Newbie Needs Help

Discussion in 'HO Scale Model Trains' started by LostinTime, Dec 19, 2006.

  1. LostinTime

    LostinTime New Member

    I am a newbee to the model railroad hobby. I live in a mobile home so am very limited to the space for a layout.
    I have decided on a shelf layout (see diagram below). I need help on some of the design factors. I already have the train set for the layout. It is a Klein modelbaun locomotive and two passenger cars. I plan on use circuitron's automatic
    reverser unit to make the unit traverse the layout.

    Here are my questions (please study diagrams below before answering):

    1)With regards to the left and right side of the layout what is the max radius curves that I can have?

    2)Which type switch should I use (wye, Curve turnout, turnout, or single crossover)and which size would be the best (4,5,6,8,10,etc)?
    That part of the track on that side of the layout will be parallel. I already have a dual track bridge built that I
    want to use and train equipment that I have.)

    3) Should all the track be level or is it an acceptable practice to slightly tilt the track possibly in one or more of the curves?

    Thanks in advance for any help.

    Attached Files:

  2. Dragon

    Dragon Member

    1) I have a similar shelf layout area, only mine is 15" wide, and I find 18" about max (more takes up too much room). you might get away with 22", but it will be the only curve there.

    2) I am most likely going to be using "snap" switches, which I think are close to a 4. I might go as large as a 6, but with all short-wheelbase logging engines, I don't really need anything "prototypical" and my space couldn't handle it anyway. As to curved, wye, etc., it will all depend on what your track plan looks like.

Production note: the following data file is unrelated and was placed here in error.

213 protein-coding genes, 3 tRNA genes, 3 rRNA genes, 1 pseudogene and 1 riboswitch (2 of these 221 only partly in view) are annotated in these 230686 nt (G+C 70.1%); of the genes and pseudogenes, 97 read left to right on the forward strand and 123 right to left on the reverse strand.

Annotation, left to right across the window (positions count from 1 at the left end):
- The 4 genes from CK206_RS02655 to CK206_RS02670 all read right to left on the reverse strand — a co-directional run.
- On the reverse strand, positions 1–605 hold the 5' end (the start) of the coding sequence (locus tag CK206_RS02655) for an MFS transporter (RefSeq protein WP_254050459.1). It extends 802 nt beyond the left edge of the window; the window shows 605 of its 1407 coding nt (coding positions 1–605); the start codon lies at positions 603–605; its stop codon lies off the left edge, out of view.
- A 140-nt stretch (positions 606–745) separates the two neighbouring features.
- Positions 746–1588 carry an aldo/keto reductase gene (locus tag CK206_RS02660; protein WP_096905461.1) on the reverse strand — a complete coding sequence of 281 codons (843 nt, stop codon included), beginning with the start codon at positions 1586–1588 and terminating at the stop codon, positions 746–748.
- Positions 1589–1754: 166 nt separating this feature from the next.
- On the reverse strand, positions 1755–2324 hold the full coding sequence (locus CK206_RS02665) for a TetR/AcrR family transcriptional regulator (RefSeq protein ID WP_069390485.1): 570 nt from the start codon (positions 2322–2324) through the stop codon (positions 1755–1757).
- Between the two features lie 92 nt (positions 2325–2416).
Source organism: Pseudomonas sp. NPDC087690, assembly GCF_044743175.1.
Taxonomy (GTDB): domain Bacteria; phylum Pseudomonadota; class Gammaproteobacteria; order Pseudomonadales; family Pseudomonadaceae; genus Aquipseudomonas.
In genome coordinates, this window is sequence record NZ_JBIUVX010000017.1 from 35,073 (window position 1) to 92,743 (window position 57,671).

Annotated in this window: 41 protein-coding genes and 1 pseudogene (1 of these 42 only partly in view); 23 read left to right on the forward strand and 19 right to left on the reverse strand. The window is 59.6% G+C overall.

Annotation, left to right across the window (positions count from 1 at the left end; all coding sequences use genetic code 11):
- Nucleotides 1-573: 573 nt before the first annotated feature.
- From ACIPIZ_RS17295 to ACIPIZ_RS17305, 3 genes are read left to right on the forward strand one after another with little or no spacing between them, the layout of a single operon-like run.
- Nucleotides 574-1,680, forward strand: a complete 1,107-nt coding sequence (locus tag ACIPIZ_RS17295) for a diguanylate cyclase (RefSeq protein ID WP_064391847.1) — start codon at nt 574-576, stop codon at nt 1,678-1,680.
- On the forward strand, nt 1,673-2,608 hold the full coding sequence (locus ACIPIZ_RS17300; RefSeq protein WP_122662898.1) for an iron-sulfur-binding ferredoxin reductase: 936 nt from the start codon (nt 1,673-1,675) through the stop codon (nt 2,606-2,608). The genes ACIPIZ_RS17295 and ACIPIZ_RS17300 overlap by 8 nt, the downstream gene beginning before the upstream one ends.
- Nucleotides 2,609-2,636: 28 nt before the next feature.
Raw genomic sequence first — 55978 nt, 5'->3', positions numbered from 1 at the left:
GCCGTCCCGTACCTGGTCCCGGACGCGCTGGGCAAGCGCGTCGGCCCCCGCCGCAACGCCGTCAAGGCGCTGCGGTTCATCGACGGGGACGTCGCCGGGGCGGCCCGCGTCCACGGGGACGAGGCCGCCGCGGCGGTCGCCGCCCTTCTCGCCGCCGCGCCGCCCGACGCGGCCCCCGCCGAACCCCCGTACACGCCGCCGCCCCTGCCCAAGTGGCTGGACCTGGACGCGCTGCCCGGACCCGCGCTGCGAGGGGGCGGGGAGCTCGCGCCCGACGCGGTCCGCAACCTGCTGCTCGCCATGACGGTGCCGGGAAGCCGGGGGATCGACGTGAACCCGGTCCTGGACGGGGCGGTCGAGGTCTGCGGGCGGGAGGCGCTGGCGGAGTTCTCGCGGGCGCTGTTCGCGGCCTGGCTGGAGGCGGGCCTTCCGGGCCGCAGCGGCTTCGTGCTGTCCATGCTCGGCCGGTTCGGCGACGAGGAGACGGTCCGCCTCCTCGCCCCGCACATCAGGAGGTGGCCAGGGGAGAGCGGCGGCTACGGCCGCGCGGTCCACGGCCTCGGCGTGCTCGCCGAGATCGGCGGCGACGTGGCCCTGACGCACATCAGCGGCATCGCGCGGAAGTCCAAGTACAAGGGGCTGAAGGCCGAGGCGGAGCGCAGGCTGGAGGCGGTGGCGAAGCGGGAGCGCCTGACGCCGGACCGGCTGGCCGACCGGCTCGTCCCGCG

3) Tilting (or "superelevating" the track in the curves is more often done on high speed mainline runs. Again...what is your trackplan going to represent? i do not plan on superelevating, but like I said above, I'm modelling HO scale steam logging, so I don't need to.

    Here's a rough sketch I made to figure out where my benchwork was going to go:

    (I'd paste it in, but it is a HUGE picture)

  3. MasonJar

    MasonJar It's not rocket surgery


    Welcome to The Gauge.

    After studying your plan, I assume that this is some sort of tourist line that climbs a mountain via a switchback? If so, I would flip your track plan and put the switchback on the left (longer) leg to allow more room for the turnout and train length.

    Some other answers:

    1) Technically, it looks as if you can fit a 5 foot radius curve on the left, and a 3 foot radius on the right - if the track was right against the outside. Realistically, you are looking at relatively broad curves, and 22-24" should not be a problem. Try drawing the benchwork to scale on some graph paper - it will give you a reasonable idea of what is possible.

    2) Since your train will be traversing the switchback turnout at slow speed, you could get away with a #4, but a bigger turnout would look better. A wye will let the tracks come together evenly/symetrically, but that may not be what you want. If you put the switchback on the left leg, I would use a #6 or #8 RH turnout.

    3) I would not bother with "superelevation" in the curves, since as Dragon pointed out above, that is limited to highspeed mainlines.

    Hope that helps.

  4. 60103

    60103 Pooh Bah

    A wye switch will let you save a bit of space, which could be important to you. You need to allow enough space on the switchback for all your train.

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